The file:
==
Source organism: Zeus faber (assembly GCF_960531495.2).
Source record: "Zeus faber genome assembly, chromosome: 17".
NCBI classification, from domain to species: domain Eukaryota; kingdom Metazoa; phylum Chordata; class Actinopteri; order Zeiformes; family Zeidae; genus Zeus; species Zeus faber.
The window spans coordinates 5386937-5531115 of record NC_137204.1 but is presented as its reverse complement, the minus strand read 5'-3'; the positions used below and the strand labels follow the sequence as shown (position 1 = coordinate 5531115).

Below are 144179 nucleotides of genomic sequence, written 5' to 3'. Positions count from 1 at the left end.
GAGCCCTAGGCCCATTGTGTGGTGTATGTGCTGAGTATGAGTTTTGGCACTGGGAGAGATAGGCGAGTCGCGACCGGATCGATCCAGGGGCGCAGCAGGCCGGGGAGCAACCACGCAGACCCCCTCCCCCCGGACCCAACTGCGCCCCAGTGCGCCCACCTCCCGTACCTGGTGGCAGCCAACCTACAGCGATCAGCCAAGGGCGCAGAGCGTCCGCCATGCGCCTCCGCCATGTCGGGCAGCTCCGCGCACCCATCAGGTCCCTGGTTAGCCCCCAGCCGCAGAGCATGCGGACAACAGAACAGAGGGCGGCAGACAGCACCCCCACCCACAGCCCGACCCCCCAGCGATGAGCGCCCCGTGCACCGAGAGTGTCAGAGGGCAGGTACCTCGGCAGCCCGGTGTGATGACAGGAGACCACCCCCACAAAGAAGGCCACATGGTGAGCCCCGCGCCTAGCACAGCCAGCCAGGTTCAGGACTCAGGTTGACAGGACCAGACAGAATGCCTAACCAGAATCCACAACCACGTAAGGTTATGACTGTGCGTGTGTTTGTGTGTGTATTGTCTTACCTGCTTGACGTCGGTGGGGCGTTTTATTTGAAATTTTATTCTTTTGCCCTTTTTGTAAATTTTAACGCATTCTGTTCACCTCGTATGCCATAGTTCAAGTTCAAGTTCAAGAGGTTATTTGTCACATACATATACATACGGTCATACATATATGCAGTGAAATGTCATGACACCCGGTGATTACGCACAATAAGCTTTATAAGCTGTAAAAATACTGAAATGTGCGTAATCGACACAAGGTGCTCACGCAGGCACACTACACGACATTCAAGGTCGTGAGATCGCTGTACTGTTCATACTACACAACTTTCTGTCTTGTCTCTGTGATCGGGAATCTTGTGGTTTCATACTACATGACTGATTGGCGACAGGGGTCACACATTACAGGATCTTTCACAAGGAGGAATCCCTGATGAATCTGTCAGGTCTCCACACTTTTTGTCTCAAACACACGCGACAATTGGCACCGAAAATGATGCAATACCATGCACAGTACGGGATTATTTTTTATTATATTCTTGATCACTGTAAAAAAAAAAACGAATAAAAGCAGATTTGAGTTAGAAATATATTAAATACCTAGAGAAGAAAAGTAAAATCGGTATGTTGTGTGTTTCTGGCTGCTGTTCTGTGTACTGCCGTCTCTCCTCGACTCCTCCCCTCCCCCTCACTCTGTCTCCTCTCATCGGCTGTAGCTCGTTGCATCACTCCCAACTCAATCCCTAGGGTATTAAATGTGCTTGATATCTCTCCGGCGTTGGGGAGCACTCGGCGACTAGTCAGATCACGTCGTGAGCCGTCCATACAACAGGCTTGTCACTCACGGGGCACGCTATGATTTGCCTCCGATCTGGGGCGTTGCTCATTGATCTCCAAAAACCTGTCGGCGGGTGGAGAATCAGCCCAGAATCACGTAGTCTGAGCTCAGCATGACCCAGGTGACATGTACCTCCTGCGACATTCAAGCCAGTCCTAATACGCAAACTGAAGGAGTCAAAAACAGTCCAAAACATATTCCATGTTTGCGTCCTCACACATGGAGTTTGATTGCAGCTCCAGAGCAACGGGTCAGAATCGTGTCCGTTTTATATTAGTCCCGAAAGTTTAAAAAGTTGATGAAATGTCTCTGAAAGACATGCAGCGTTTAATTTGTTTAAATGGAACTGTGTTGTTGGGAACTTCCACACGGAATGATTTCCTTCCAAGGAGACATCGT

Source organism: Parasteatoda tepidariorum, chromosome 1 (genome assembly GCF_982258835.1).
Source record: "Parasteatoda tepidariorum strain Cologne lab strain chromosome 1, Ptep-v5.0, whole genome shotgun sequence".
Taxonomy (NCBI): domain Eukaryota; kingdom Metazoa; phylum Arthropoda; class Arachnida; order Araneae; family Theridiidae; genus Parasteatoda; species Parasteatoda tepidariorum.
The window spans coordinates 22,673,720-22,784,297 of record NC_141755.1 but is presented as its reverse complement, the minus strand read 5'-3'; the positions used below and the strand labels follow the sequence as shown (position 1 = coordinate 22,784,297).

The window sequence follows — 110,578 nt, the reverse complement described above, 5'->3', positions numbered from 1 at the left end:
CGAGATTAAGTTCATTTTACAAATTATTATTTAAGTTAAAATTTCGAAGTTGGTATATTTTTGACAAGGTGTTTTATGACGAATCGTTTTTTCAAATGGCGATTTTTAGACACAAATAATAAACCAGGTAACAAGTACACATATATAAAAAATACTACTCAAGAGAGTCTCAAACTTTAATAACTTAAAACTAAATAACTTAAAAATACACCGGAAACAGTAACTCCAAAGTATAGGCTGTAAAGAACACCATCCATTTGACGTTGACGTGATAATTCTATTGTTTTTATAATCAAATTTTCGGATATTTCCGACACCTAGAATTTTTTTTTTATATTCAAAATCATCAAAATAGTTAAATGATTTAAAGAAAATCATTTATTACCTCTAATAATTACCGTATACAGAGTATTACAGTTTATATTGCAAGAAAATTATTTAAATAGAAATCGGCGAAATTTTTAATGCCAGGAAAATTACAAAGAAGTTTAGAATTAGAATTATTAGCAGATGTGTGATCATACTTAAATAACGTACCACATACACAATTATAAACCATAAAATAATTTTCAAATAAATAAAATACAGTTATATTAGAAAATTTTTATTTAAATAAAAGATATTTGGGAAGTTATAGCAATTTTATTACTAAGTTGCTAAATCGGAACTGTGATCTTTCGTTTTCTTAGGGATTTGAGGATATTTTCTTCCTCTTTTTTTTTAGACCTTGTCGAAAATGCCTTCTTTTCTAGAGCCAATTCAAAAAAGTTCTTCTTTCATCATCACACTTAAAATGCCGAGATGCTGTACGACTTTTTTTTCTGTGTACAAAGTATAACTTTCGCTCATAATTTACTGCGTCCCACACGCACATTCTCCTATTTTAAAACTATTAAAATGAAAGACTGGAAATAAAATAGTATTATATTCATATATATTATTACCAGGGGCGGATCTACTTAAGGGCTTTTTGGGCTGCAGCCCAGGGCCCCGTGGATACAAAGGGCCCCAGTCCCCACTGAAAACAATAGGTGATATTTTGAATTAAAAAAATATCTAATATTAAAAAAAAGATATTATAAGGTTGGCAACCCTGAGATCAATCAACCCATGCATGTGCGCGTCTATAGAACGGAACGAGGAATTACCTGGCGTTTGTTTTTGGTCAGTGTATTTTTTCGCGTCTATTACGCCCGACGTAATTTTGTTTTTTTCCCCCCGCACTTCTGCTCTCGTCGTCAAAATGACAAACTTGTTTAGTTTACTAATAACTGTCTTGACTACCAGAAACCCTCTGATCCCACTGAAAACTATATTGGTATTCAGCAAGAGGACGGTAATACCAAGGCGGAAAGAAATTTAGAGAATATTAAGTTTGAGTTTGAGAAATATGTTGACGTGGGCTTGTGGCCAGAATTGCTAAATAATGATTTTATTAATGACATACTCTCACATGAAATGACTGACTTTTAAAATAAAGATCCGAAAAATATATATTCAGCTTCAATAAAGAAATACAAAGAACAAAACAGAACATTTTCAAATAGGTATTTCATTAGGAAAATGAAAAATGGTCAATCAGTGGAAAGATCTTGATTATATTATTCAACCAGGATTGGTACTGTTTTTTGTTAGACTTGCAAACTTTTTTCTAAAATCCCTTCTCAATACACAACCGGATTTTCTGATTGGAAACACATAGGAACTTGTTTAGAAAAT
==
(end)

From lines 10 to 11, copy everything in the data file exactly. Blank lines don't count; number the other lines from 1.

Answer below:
The window spans coordinates 22,673,720-22,784,297 of record NC_141755.1 but is presented as its reverse complement, the minus strand read 5'-3'; the positions used below and the strand labels follow the sequence as shown (position 1 = coordinate 22,784,297).

The window sequence follows — 110,578 nt, the reverse complement described above, 5'->3', positions numbered from 1 at the left end: